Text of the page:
Superbugs are beginning to get out of hand. Many different types of bacteria are evolving to become resistant to antibiotics.
These include methicillin-resistant staphylococcus aureus (MRSA), E. coli and Mycobacterium tuberculosis.
It’s a huge worry by many leading medical research firms.
An article at the New Zealand Herald talks about how some scientists at Massey University are checking into how some tiny organisms might be able to help in the battle against superbugs. They’re called bacteriophages.
Bacteriophages are microscopic viruses that can infect only bacterial cells. (“Phage” means a thing that devours, so they’re a “bacteria devourer”. Cool, huh?)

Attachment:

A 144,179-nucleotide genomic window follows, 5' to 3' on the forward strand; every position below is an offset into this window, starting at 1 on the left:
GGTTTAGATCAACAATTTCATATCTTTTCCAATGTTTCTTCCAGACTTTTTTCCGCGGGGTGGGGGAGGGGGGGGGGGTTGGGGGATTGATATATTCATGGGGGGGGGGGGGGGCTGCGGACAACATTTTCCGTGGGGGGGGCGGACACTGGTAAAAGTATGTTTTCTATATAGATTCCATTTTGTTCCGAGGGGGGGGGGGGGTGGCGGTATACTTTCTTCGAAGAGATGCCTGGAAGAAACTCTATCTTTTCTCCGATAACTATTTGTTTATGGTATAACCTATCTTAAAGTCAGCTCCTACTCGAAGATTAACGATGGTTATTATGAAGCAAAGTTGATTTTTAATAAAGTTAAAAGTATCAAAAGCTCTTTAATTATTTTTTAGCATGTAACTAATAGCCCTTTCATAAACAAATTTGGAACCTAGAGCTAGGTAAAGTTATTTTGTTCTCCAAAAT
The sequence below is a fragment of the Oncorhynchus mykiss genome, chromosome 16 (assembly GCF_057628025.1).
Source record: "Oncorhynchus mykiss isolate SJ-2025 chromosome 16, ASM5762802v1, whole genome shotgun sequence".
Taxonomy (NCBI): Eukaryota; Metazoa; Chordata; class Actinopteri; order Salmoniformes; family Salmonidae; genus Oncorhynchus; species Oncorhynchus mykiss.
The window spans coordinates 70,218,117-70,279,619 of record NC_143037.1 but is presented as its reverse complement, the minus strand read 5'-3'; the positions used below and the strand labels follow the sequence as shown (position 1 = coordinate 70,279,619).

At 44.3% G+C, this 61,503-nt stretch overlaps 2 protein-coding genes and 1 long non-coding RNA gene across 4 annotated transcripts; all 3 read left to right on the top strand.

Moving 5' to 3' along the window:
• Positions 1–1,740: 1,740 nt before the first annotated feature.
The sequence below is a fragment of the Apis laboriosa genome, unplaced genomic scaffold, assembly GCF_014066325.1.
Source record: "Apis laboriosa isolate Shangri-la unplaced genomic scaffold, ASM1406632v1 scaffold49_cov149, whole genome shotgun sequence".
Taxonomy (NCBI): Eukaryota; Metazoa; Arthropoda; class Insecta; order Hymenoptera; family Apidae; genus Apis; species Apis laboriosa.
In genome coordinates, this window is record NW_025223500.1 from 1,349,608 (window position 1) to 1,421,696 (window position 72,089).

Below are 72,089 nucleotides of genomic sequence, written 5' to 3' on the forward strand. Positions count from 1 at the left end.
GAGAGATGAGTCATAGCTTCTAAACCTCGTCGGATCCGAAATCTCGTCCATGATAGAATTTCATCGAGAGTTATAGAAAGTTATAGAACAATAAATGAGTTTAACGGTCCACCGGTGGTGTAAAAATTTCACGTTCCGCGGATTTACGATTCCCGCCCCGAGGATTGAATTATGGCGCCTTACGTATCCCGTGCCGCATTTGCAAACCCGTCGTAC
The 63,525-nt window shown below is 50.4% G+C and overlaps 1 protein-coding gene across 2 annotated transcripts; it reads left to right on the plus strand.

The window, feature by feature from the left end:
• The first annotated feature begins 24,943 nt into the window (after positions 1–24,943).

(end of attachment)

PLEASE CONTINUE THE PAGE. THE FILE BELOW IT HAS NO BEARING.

How they work is that when a bacteriophage collides with with bacteria, some DNA actually gets transferred into the bacteria. That DNA can quickly take over the bacteria cell and replicate itself – hundreds of times.
From the article:
Massey microbiologist Dr Heather Hendrickson, who is overseeing the work, said these could potentially replace antibiotics in the future, and be used to combat disease-causing bacteria – including superbugs.
“We are still coming to terms with the problem but by 2050 the number of deaths due to superbugs is predicted to exceed cancer – and this is expected to be highest per capita in Asia,” she said.
Here’s hoping we’ll have another weapon in the fight against superbugs soon!